"They shall grow not old, as we that are left grow old:
Age shall not weary them, nor the years condemn.
At the going down of the sun and in the morning,
We will remember them."

gg said...


it was hard choosing Sassoon, rather than other great poets of the "Great"
War (Wilfred Owen and Isaac Rosenberg
being particular favourites of mine) and hard choosing just one Sassoon poem.

"Dulce..." is fairly well-known. This one has a nice edge to it - not just mourning.

andrewm said...

GG, I've always preferred Sassoon of all the War Poets - there's so much anger in his work, and such a savage wit. I don't know why, but his seems the most appropriate response to me.

marcela said...

i'm no expert, but the poem you chose did seem rather perfect.

i only know dulce from 'o' level days... but it is a fantastic line.

andrew, why your fascination with WW!? only asking as someone who has never understood war. any war. genuinely interested.

mimi said...

andrewm: If you want anger in poetic work, go look at Stephen Spender. There are many pieces there - including war poetry.

Years later, when SS had taken his knighthood, there is a wonderful piece of broadcast history when Radio 4 had Sir Stephen introducing Alec Guiness reading TS Eliot. I have it on tape but have never found it on the internet. However, it is wonderful. Prufrock and The Wasteland, read by Guinness, introduced by Spender.

andrewm said...

marcela, it's not a morbid fascination I don't think. I have a fairly broad interest in history - did my degree in it, not that you needed to know that - but there's something about WW1 that really grips me. The poetry is part of it, and it obviously says far more than I ever could. Sassoon and Owen are particular literary heroes of mine. Something about the (comparative) innocence and pride with which the war began, and then the unimaginable horror ... I find it very moving and endlessly fascinating.

I'm very big on the Crusades as well, but we don't do memorial days for that as you may have noticed.

mimi, thanks for the tip - I know the name well but not the work. I'll put that right.

marcela said...

didn't think it was morbid.
i guess what you say about the innocence and pride; then reality. that's powerful.

didn't know you're a historian, of course. i know people who have particular interests in particular wars and as i never have had, i'm always keen to know what it is that grips and calls.

it could be something about the weapons used, troop deployments, strategic layouts... the politics surrounding even.

the poetry is a nice answer :)

mimi said...

And we dream

Zephirine said...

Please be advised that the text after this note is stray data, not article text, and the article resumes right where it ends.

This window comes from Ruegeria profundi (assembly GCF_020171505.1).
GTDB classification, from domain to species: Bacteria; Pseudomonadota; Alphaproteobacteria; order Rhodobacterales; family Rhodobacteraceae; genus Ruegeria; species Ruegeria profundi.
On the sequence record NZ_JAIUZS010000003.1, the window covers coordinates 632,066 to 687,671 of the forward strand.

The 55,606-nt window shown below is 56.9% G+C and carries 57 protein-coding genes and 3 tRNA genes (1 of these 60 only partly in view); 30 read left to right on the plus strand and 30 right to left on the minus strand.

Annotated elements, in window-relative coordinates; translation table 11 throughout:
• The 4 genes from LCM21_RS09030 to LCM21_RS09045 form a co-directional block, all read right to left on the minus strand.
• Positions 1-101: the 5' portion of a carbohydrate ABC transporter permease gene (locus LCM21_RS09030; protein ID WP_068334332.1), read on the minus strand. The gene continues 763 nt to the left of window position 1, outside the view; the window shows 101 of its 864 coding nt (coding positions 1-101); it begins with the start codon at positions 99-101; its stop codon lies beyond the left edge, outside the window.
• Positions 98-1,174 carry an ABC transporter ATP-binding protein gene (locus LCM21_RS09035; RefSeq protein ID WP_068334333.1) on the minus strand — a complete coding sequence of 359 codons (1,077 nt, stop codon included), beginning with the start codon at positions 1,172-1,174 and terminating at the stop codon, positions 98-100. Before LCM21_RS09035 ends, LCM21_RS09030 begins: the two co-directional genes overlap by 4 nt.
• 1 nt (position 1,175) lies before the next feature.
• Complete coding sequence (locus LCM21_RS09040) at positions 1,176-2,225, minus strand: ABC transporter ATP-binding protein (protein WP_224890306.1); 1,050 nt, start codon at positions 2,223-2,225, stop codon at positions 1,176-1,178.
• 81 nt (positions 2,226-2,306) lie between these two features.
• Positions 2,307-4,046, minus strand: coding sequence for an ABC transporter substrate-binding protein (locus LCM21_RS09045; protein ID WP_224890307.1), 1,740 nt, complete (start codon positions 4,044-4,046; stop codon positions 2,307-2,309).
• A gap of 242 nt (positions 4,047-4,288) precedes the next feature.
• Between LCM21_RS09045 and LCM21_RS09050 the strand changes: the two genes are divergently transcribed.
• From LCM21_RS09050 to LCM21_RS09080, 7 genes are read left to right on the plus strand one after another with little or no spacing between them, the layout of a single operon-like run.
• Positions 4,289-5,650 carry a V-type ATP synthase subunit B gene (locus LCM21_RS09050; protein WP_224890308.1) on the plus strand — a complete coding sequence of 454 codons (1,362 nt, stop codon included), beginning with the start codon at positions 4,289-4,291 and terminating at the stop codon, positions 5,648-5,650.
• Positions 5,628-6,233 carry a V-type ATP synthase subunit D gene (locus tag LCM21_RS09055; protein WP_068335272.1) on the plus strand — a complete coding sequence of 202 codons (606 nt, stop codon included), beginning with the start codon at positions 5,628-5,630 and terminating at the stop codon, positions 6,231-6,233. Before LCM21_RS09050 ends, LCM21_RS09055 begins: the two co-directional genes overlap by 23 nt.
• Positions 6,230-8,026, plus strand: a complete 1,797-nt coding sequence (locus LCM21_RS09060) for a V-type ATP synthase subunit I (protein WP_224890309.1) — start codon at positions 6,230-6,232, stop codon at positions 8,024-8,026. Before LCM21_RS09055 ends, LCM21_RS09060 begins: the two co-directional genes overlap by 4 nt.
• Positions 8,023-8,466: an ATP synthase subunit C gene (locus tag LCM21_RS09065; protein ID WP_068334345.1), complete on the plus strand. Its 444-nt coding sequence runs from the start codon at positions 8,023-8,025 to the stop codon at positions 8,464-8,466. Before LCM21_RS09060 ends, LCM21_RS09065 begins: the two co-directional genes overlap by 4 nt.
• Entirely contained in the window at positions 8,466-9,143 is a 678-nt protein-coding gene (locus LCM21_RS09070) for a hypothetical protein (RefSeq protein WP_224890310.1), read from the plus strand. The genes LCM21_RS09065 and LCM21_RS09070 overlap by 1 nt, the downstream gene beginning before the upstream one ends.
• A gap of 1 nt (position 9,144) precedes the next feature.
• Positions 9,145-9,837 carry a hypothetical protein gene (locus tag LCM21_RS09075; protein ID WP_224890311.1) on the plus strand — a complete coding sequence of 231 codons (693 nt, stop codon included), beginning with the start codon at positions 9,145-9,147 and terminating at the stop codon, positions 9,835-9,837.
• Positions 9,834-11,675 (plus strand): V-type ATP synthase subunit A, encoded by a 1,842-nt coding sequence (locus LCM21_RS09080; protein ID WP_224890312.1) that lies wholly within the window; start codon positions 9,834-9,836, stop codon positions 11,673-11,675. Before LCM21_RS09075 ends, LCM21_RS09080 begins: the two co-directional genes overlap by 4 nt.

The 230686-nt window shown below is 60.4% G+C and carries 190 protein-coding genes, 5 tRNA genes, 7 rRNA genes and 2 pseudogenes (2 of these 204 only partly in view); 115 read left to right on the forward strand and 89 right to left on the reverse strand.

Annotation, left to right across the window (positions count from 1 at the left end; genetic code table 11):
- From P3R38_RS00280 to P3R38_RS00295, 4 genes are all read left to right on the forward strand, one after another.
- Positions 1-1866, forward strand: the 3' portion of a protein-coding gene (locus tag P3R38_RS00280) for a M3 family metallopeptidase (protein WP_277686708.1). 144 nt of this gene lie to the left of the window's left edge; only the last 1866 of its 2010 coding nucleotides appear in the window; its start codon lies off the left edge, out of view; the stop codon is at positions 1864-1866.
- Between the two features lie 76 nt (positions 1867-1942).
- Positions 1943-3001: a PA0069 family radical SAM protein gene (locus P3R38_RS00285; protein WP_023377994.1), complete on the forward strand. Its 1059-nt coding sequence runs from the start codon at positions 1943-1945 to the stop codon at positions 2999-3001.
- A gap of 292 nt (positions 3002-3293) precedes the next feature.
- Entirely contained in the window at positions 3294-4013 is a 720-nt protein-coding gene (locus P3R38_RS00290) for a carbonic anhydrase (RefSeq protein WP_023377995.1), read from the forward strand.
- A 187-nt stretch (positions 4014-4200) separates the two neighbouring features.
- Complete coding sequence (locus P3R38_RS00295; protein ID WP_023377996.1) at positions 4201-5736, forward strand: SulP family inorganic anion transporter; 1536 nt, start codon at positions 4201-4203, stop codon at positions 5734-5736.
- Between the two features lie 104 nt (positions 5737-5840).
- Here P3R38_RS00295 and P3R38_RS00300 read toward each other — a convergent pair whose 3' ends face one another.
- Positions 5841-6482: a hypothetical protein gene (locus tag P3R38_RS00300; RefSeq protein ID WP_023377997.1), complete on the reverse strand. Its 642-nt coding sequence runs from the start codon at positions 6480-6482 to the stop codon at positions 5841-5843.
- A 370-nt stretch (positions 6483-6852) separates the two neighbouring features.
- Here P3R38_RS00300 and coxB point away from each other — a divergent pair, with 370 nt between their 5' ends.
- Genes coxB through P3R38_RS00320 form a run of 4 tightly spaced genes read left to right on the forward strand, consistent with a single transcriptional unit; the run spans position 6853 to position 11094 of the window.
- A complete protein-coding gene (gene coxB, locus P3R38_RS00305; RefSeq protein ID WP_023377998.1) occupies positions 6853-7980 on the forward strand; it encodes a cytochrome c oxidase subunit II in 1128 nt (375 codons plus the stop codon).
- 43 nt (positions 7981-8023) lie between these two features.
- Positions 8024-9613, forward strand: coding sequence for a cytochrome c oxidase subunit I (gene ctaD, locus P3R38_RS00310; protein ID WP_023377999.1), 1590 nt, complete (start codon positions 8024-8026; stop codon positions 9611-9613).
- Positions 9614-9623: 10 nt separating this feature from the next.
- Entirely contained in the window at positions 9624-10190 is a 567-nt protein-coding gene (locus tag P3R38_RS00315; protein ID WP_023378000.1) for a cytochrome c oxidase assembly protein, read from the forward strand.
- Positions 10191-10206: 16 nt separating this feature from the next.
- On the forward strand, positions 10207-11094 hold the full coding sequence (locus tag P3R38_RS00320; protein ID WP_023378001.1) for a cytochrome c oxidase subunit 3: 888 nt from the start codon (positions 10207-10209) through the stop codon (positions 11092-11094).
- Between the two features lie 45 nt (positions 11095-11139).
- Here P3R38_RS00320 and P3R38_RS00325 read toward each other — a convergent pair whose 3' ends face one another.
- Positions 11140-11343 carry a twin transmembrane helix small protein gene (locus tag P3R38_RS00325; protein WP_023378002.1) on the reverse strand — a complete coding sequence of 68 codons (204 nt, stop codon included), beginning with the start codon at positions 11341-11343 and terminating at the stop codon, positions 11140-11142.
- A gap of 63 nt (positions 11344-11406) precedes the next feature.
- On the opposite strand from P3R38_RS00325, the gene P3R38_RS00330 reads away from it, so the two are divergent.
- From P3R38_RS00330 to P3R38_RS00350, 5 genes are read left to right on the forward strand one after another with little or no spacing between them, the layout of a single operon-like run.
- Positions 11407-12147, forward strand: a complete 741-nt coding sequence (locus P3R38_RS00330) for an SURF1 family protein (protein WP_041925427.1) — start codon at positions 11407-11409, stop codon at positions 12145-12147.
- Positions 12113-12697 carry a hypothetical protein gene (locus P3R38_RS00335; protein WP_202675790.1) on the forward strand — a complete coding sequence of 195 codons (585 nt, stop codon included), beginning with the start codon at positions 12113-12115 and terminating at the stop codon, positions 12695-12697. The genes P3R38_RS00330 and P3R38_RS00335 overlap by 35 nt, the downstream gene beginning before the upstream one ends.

It's just the ghastly, and deliberate, waste of life in WWI that never ceases to shock - the 18 year-old 2nd lieutenants fresh from public school to the trenches with a life expectancy of 10 days; the Pals' Brigades which ensured that all the brothers and friends from the same village or workplace would be wiped out at the same time. And the huge con-trick which got them all there.

mimi said...

I had not thought there were so many ghosts. But then I read, and heard and he said "Marie, Marie, hold on tight".

You know only a heap of broken images.

This is true.

I will show you fear in a handful of dust.

The heart of light, the silence

byebyebadman said...

World War One is statistically incomprehensible - for example France lost a man per minute for the first two and a half years of the war, and on just the first day of the Somme offensive Britain had 57,000 soldiers killed or wounded.

when I went to the Battlefields we visited one site with a Canadian memorial (the name escapes me I'm afraid) where many of their number had died. One story the tour guide told us was that when they first arrived some Canadian soldiers were so keen to get involved that they climbed over the top of their auxiliary trench to run overground to get to the front-line trench rather than use the network of covered tunnels. They were gunned down in their hundreds behind their own lines.

And yet in the midst of all this insanity in Christmas 1914 soldiers of both sides who had been firing bullets at each other hours before stopped fighting, sang carols together, shared cigarettes, buried their respective recent dead and even played football together.

offsideintahiti said...

Hi all,

delighted to see Pseuds' Corner come alive again.

While we're on the matter of writings related to WWI, I'd like to suggest Zeph's excellent short story, The River Road. Since we have quality poets and writers in our midst, we might as well indulge.

Love (& Peace) from stormy Moorea.

MotM said...

I never read the poets, although I did read the prose (as above).

There is great art from the horror too. I love the work of Nevinson - and Gertler's superb Merry-Go-Round - and Wyndham-Lewis -

I have the Imperial War Museum five minutes from work and the Tate not much further to look at these and many other works. They are so good at conveying the awful waste, but do not ignore the tremendous excitement too.

I'm inspired to drop in tomorrow - I can only take 30 minutes at a time without the anger taking over.

mimi said...

Hey Mouth: I used to live down the road from the Imperial War Museum. At that time they had this thing that if you were a local and pitched up about 4pm, you could get in for free.

Zephirine said...

And Sargent's Gassed - can't find a bigger pic of it, but for anyone who doesn't know it, the original is huge, and overwhelming.

MotM said...

Mimi - That's when I used to go in, but it's free all the time now - Blair's legacy!

Zeph - the Sargeant is awe-inspiring and reminds me of as I'm sure was the intention. Didn't learn much in 350 years (nor the 90 or so since).

mimi said...

Mouth - you mean I could go in with my IV30 post code and not have to pay? Cool. Does that cover all galleries in Londonium?

Ebren said...

I watched Paxman on Owen on Sunday (an odd day for presenters, Hislop on Pal's battalions and Paxman on Owen - but both were excellent).